At a recent bicycle law clinic, bicycle and pedestrian rights advocate Ray Thomas spread the word to a group of Bend residents about understanding their legal rights and responsibilities when sharing the road with vehicles. The clinic was featured on the Bike Around Bend website.
“He espoused his philosophy that whenever you are in doubt, critically examine the applicable statutes for the final word,” the article states. “While it can be said that sometimes even the statutes leave room for interpretation, Thomas’ point was that not enough pedestrians, bicyclists or motorists fully understand or appreciate their rights or responsibilities.”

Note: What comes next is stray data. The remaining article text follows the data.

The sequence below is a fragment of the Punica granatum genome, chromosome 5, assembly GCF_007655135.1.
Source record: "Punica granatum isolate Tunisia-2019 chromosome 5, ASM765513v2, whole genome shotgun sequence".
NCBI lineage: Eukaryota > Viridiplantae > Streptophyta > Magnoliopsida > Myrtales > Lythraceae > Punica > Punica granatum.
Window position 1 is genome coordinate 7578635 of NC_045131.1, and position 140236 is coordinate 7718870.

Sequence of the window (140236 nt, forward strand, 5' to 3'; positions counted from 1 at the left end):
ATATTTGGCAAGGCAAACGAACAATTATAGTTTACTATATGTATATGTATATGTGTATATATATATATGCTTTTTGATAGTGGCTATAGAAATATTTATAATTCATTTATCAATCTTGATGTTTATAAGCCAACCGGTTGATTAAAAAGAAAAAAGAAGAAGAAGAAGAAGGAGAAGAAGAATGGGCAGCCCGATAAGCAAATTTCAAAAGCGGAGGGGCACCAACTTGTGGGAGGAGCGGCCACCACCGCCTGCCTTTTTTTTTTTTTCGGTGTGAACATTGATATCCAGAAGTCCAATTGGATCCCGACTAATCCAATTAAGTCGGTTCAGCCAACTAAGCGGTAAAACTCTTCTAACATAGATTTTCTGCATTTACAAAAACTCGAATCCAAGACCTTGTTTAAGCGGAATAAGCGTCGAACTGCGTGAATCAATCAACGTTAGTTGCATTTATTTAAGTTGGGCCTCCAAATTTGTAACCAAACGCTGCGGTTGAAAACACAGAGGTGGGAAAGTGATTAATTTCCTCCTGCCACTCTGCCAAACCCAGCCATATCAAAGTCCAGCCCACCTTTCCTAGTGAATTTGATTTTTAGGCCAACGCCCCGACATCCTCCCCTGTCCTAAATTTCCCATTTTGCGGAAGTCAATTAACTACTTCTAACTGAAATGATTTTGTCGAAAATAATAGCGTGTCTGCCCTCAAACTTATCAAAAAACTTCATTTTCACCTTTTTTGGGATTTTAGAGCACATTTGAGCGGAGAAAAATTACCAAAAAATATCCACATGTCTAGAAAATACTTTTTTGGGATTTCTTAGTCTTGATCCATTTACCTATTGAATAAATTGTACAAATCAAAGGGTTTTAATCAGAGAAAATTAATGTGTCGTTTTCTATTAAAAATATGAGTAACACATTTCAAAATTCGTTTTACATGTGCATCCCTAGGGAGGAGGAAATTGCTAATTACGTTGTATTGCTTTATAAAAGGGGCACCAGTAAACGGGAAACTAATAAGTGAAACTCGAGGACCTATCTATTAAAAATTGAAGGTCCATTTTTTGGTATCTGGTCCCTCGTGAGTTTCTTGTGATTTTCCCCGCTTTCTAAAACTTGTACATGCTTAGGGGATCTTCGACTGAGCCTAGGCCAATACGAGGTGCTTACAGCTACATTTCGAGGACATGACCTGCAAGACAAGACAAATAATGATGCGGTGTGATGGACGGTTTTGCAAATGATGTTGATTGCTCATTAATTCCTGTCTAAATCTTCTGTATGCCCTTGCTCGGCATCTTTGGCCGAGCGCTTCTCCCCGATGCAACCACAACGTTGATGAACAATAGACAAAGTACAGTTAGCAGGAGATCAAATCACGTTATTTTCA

During the presentation, Thomas offered his insights into Oregon statutes that affect bicycle and pedestrian rights, including the recently passed Senate Bill 424, which makes crossing the road safer for pedestrians by clarifying that a pedestrian is considered to be crossing a roadway “when any part or extension of pedestrian’s body moves onto roadway with intent to proceed.” Legally, Oregon drivers must remain stopped for a pedestrian who is crossing, but there has been some confusion over how pedestrians can clearly signal their intent to cross without putting themselves in danger first.
As a lawyer for both injured bicyclists and pedestrians, Thomas offers the free bicycle law clinics to help empower cyclists and pedestrians to use the roads safely and legally. Many cyclists remain unaware of their rights and responsibilities, such as signaling stops and using a bike lane if one is present (unless you are passing, turning left or avoiding a hazard).